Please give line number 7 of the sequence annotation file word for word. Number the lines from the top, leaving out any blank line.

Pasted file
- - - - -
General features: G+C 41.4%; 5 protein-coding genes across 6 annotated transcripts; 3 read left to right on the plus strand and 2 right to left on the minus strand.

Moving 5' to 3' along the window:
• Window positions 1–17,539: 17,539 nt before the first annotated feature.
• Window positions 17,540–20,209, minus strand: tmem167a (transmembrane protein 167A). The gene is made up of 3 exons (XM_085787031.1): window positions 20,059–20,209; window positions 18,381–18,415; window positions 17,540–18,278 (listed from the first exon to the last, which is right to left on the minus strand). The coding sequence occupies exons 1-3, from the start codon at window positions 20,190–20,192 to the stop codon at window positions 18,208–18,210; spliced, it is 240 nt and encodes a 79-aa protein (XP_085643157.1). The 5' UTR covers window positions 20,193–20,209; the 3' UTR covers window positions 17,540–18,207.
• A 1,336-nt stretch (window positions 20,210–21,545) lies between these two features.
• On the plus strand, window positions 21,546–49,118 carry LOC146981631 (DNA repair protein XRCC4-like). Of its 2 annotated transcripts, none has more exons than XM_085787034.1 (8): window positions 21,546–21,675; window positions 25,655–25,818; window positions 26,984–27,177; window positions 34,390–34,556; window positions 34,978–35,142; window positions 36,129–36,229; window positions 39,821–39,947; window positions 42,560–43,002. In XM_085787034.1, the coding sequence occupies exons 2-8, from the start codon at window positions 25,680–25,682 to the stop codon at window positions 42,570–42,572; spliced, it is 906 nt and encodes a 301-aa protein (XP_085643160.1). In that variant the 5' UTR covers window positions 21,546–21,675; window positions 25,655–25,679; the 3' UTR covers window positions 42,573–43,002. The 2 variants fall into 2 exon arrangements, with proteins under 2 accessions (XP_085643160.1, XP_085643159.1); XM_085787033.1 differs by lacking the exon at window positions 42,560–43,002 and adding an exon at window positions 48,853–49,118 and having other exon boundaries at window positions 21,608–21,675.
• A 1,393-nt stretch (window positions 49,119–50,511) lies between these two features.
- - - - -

• A 1,393-nt stretch (window positions 49,119–50,511) lies between these two features.